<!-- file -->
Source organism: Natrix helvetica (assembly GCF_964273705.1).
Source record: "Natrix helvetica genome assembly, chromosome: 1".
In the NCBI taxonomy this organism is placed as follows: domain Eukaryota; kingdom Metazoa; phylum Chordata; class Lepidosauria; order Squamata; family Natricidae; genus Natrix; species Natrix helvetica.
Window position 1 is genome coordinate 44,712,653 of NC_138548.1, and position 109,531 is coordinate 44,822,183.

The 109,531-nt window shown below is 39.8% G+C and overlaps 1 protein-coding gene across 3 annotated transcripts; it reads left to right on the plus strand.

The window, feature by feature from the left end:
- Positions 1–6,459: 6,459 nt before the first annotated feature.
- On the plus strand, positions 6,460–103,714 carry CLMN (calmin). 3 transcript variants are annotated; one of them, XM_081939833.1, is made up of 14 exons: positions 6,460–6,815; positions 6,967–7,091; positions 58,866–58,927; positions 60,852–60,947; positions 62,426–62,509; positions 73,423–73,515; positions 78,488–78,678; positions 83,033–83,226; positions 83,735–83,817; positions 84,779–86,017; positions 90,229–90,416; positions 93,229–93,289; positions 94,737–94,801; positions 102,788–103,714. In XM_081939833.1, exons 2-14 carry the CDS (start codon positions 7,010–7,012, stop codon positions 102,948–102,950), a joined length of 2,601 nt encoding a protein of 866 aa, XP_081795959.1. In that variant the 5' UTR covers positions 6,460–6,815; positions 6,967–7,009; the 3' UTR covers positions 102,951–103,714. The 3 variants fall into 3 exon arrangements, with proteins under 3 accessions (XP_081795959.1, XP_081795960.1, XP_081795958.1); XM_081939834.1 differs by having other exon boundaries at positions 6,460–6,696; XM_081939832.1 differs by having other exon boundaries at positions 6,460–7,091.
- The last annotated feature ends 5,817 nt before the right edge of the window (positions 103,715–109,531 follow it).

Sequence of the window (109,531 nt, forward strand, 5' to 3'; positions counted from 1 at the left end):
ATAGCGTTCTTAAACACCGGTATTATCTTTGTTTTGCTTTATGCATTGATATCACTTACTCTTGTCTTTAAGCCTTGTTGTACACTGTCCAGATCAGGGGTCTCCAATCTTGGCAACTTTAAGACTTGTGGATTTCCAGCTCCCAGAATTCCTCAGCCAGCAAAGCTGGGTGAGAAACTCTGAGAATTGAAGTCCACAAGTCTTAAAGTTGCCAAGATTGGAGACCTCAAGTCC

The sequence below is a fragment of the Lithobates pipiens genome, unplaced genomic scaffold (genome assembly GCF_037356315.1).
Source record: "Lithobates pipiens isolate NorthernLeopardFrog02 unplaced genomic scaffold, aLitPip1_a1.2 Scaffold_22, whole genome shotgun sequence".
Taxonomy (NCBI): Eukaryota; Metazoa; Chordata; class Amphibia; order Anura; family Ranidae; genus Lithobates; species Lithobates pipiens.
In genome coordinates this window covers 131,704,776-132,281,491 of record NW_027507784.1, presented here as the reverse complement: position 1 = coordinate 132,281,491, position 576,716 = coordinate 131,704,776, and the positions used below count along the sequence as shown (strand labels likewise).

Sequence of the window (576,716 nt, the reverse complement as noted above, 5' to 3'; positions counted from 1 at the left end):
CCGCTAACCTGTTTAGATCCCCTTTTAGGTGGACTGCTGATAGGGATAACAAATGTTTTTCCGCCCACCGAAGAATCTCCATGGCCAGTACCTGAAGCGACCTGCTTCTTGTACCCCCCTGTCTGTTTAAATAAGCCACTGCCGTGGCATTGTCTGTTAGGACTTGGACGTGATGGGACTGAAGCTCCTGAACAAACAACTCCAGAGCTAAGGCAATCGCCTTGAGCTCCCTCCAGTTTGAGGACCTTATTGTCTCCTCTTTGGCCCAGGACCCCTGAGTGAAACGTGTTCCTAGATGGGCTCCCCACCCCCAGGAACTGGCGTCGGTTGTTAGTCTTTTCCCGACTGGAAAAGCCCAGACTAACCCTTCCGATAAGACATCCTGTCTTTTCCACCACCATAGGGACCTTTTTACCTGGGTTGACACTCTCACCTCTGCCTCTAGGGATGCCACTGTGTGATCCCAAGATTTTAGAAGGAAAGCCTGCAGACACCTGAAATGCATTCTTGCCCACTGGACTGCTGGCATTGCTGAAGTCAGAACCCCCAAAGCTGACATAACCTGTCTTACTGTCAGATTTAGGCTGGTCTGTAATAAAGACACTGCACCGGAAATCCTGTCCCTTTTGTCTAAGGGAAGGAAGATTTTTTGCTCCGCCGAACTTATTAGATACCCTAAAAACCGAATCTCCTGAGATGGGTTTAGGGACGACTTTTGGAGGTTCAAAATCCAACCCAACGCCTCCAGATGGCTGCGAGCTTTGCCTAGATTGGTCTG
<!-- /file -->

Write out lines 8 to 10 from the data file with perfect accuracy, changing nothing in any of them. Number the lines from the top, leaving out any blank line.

- On the plus strand, positions 6,460–103,714 carry CLMN (calmin). 3 transcript variants are annotated; one of them, XM_081939833.1, is made up of 14 exons: positions 6,460–6,815; positions 6,967–7,091; positions 58,866–58,927; positions 60,852–60,947; positions 62,426–62,509; positions 73,423–73,515; positions 78,488–78,678; positions 83,033–83,226; positions 83,735–83,817; positions 84,779–86,017; positions 90,229–90,416; positions 93,229–93,289; positions 94,737–94,801; positions 102,788–103,714. In XM_081939833.1, exons 2-14 carry the CDS (start codon positions 7,010–7,012, stop codon positions 102,948–102,950), a joined length of 2,601 nt encoding a protein of 866 aa, XP_081795959.1. In that variant the 5' UTR covers positions 6,460–6,815; positions 6,967–7,009; the 3' UTR covers positions 102,951–103,714. The 3 variants fall into 3 exon arrangements, with proteins under 3 accessions (XP_081795959.1, XP_081795960.1, XP_081795958.1); XM_081939834.1 differs by having other exon boundaries at positions 6,460–6,696; XM_081939832.1 differs by having other exon boundaries at positions 6,460–7,091.
- The last annotated feature ends 5,817 nt before the right edge of the window (positions 103,715–109,531 follow it).

Sequence of the window (109,531 nt, forward strand, 5' to 3'; positions counted from 1 at the left end):